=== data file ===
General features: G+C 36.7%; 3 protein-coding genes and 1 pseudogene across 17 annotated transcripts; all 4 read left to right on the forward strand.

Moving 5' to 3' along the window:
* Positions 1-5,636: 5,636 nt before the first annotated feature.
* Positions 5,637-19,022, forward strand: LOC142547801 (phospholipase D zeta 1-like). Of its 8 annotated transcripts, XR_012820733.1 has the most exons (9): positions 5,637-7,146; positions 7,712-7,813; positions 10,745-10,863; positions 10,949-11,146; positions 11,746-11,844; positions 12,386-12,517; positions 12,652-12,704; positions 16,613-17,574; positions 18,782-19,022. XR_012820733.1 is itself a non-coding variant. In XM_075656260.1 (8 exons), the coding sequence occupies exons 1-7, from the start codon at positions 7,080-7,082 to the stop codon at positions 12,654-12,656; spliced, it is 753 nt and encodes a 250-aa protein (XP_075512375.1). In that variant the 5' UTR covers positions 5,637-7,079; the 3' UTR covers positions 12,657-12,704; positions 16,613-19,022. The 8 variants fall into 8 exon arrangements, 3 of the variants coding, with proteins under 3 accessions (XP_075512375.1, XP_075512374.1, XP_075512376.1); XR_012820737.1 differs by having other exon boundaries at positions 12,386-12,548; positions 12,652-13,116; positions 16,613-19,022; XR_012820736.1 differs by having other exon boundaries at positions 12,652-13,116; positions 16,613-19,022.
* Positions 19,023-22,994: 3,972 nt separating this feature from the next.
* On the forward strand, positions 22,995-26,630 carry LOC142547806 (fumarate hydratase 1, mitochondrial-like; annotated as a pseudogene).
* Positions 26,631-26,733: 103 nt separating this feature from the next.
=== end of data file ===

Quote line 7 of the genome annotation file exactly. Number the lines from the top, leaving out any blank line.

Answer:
* Positions 26,631-26,733: 103 nt separating this feature from the next.